10th Anniversary

Nat King Cole

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10th Anniversary Review

by Ken Dryden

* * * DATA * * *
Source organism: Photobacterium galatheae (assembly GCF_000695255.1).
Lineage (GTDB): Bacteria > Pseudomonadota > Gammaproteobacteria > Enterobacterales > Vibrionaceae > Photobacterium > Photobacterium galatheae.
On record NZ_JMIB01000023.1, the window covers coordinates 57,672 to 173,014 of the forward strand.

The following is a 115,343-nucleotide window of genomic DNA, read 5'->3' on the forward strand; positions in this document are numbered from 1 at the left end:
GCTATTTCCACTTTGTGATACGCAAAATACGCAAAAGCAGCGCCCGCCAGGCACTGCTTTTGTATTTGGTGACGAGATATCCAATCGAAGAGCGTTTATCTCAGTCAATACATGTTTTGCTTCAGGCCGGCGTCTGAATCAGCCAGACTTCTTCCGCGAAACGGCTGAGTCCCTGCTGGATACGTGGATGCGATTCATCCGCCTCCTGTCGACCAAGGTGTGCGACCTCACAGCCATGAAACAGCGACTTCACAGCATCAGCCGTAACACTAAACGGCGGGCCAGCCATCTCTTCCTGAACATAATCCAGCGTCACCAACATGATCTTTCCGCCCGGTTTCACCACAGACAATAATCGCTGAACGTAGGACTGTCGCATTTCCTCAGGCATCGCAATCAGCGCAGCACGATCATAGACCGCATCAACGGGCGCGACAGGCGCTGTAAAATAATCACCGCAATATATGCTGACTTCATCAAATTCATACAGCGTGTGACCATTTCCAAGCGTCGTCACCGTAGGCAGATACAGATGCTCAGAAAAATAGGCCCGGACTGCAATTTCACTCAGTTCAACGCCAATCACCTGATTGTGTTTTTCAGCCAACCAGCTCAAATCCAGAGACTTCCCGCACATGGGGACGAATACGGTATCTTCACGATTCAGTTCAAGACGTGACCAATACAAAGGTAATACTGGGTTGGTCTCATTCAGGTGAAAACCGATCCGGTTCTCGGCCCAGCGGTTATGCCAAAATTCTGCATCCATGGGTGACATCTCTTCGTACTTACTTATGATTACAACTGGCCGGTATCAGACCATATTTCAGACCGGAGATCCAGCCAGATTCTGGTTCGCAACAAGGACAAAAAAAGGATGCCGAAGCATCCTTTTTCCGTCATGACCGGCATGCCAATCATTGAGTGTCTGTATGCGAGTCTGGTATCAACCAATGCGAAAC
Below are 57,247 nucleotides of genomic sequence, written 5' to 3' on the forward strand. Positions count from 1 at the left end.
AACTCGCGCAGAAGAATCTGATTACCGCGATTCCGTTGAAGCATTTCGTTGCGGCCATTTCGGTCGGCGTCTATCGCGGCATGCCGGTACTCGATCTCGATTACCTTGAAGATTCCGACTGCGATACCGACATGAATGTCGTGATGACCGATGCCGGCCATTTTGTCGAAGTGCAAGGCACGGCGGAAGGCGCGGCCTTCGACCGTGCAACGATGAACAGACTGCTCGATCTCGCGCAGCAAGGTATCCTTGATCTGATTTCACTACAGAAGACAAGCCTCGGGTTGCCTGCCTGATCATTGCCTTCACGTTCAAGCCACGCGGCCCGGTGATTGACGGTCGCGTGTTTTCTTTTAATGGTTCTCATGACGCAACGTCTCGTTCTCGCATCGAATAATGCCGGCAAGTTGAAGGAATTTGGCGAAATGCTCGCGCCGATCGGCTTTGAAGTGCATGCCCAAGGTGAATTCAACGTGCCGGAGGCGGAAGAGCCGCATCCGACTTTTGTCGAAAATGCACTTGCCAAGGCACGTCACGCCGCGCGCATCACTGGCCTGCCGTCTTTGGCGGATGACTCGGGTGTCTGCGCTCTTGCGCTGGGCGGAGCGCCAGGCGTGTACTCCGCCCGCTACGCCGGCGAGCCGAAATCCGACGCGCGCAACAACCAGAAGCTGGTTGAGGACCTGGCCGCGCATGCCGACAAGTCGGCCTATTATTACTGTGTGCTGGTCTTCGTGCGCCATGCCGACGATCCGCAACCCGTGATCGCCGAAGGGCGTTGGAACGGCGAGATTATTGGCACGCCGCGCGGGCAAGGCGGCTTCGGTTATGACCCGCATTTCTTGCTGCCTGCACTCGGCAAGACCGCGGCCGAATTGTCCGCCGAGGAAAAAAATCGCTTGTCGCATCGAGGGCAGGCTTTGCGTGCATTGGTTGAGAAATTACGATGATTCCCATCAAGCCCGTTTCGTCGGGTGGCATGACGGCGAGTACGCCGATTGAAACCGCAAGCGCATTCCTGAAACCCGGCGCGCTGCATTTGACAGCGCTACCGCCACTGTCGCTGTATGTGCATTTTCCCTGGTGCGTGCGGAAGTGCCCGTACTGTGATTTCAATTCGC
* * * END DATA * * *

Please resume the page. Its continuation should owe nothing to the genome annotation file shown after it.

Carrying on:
Nat King Cole's album 10th Anniversary proved to be an interesting watershed in his career. First finding fame as a popular jazz pianist leading a trio, Cole gradually added more and more vocals until he had pretty much left jazz behind for a full-time career as a singer. This compilation, issued on LP in 1955, drew from unreleased recordings from both his jazz and easy listening sessions. One can hear Cole's growth as a singer in his jazz tracks, scatting a bit in his "Lulubelle," though it is his impressive piano that dominates another original, "I'm an Errand Boy for Rhythm." "Peaches" is a rather pedestrian affair with the heavy-handed bongos of Jack Costanzo proving to be more of a distraction than a benefit. The easy listening vocals are a mixed bag. "Too Soon" is overwhelmed by Nelson Riddle's strings, though Dave Cavanaugh's campy Western satire "Rough Ridin'" fares better. Liner note writer James Ritz sings praises for Les Baxter's scoring of the ballad "The Story of My Wife," though the bland arrangement and melody bring to mind the prevailing attitude among other arrangers of the '50s ("The less Baxter, the better!"). By far the best tracks of Cole's popular vocals are the lush "Sleeping Beauty" and the dramatic "Lovelight," both of which are Nelson Riddle contributions. Regardless of the material or arranger, Cole's vocals have a timeless quality that makes one want to return to them again and again.

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